The gray scale levels of the patches are adjusted to the actual refractive indices (darker shading means higher refractive index). To enlarge the contrast (e.g. between substrate and film regions with, compared to the cover, very similar permittivity), change these values, such that the steps between the refractive index levels become equal. The waveguide data can be found at the beginning of the m-file.
A surface mesh plot of one field component.
The waveguide boundaries are indicated on top of the axis box.
If the mode solver happens to have made the wrong choice of signs for a proper
look of the selected component, you might wish to invert the plot:
insert a minus sign in
the line starting '
Intensity plot of one field component.
The field amplitude is indicated by blue scale shading, with the levels
extending linearly from the minimum amplitude (blue) to the maximum field
In case one is tired of blue, MATLAB offers several beautiful predefined colormaps. With '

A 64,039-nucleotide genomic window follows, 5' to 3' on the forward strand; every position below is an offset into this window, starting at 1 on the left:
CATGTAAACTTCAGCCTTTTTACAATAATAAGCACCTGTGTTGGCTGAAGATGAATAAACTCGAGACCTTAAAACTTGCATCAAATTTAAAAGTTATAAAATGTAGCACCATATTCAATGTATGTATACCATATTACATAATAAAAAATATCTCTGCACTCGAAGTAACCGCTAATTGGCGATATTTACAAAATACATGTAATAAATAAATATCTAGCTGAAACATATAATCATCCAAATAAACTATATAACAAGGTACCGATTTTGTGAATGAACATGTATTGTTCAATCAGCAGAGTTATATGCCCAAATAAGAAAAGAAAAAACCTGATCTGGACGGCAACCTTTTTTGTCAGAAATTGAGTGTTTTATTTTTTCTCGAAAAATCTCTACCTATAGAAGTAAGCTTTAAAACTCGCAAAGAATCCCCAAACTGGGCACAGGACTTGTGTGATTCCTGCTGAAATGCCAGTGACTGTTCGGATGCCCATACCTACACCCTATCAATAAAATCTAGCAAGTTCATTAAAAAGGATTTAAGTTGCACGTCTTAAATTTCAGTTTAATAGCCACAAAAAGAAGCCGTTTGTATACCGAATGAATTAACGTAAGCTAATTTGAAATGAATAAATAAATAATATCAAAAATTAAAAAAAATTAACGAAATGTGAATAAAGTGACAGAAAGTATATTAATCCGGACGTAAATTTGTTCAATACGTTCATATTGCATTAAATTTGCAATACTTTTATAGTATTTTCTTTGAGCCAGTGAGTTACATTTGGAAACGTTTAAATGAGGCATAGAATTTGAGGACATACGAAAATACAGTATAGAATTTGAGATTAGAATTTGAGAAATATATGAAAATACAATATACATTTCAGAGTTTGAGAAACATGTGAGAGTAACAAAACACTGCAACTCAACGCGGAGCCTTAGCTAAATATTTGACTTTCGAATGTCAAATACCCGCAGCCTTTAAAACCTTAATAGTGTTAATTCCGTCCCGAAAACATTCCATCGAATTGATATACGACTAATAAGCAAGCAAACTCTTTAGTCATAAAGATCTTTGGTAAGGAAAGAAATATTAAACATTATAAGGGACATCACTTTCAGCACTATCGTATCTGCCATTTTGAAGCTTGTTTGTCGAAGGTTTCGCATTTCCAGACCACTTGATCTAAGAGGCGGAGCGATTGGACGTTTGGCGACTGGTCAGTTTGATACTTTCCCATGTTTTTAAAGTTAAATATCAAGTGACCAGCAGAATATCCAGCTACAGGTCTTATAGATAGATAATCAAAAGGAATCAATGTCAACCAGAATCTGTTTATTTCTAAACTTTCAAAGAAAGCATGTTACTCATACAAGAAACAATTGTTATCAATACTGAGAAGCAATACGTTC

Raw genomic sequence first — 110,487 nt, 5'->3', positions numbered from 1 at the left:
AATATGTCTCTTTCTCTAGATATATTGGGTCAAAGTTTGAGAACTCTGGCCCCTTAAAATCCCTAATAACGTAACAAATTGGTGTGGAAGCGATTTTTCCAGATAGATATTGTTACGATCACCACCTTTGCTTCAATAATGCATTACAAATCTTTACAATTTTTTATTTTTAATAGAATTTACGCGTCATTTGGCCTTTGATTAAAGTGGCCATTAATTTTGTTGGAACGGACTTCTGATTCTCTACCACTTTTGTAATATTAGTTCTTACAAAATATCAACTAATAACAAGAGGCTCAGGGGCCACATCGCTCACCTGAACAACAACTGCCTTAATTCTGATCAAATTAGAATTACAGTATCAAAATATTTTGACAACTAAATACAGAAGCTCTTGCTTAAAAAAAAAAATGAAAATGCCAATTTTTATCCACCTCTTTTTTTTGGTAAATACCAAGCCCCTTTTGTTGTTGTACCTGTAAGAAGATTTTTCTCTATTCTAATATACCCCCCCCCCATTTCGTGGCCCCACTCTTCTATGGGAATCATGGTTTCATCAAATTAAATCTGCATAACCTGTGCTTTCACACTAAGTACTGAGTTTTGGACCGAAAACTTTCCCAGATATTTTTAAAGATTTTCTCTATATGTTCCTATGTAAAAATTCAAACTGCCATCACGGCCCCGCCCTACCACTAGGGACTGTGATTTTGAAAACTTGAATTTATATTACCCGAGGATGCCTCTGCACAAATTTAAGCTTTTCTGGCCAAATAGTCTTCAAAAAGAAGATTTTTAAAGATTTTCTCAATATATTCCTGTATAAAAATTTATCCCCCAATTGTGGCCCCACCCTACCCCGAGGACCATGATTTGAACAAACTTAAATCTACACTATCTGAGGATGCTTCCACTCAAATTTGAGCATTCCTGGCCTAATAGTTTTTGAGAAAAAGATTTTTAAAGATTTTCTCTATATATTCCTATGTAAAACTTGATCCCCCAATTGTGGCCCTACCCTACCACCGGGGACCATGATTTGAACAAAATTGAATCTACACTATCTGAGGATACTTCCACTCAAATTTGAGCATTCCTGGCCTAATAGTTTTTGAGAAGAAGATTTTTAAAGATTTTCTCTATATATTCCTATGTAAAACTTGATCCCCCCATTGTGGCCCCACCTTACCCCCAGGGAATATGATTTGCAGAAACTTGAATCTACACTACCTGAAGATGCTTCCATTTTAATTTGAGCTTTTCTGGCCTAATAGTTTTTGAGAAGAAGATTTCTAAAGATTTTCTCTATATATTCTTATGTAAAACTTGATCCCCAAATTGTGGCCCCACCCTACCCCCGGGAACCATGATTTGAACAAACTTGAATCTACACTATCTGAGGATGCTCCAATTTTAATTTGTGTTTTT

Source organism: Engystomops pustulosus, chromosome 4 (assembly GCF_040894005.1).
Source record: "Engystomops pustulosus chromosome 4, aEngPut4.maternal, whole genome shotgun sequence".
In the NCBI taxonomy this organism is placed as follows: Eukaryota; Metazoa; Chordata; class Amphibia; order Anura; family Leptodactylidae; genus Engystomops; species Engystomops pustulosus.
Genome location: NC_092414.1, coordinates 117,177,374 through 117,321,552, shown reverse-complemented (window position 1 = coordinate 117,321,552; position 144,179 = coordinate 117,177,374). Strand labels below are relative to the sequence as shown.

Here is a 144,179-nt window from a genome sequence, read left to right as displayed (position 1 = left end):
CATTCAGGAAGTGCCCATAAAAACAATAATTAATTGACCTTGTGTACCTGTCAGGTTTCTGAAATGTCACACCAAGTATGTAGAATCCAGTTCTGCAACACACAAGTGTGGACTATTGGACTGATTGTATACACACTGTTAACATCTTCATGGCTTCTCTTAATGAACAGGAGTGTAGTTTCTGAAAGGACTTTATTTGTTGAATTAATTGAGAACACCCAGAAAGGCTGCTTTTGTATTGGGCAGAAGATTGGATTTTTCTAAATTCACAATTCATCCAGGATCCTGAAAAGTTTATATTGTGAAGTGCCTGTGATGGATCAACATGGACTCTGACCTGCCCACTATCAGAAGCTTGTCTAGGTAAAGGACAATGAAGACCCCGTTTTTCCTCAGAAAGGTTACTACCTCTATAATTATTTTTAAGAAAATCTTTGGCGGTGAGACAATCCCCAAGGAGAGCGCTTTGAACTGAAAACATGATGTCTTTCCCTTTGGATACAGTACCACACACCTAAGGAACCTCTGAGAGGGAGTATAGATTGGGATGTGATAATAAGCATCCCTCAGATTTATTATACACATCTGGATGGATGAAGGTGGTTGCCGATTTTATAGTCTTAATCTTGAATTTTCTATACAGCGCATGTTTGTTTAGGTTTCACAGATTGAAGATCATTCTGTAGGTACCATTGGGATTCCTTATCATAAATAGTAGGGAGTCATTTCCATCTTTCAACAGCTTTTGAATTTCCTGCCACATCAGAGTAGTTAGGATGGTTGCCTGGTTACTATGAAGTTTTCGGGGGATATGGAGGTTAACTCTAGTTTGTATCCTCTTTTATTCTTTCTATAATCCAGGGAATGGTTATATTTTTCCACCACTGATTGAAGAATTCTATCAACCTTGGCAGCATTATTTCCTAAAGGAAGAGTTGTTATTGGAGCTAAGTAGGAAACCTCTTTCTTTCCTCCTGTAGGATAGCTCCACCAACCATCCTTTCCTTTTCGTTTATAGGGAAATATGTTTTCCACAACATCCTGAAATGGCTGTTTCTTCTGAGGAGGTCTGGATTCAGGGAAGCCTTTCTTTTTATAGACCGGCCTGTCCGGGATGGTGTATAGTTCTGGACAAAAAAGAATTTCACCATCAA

Here the colour scaling renders larger regions with small field amplitudes visible. A somewhat more objective method, i.e. plotting the modulus of the field instead of its square (
..., bred esp. for bizarre or ornamental qualities that lack
practical utility, ...
(Merriam-Websters Collegiate Dictionary).
A lighted surface plot. Black lines at the surface level indicate the dielectric discontinuities:
At present, the function accepts no
For a strictly quantitative illustration of mode profiles, one should restrict
the graphics to two dimensional data.
There is one
WMM_Mode member function, which stores mode profile
section data into m-files (see
mode.h, mode.cpp for
the precise definition):
With argument 'L', the function evaluates a mode component on equidistant